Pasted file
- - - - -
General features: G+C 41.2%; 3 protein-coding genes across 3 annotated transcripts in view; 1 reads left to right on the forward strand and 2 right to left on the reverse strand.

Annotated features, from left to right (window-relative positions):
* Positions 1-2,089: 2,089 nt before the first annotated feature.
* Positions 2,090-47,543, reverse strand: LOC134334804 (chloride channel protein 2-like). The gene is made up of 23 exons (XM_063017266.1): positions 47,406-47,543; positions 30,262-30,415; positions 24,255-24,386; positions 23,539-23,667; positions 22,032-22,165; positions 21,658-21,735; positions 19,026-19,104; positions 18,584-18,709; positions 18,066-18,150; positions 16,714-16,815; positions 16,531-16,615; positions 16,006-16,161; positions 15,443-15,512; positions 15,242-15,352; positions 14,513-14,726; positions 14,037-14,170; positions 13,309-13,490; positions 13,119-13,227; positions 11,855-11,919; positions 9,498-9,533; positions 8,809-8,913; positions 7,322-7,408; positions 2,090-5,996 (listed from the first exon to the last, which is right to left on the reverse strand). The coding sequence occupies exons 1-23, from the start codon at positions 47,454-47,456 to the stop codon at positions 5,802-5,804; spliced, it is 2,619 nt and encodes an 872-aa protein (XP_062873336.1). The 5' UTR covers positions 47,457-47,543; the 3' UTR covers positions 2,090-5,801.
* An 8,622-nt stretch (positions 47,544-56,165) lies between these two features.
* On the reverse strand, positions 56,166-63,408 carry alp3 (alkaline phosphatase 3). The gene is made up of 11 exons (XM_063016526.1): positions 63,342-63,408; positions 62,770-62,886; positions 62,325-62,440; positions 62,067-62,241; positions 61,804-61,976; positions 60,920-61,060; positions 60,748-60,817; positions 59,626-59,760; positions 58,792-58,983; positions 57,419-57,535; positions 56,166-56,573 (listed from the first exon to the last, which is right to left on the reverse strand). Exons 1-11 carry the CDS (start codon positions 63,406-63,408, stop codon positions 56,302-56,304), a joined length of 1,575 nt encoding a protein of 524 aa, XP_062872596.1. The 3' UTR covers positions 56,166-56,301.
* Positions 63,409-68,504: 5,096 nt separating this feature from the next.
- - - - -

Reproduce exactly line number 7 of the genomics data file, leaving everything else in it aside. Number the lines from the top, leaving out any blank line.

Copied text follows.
* Positions 63,409-68,504: 5,096 nt separating this feature from the next.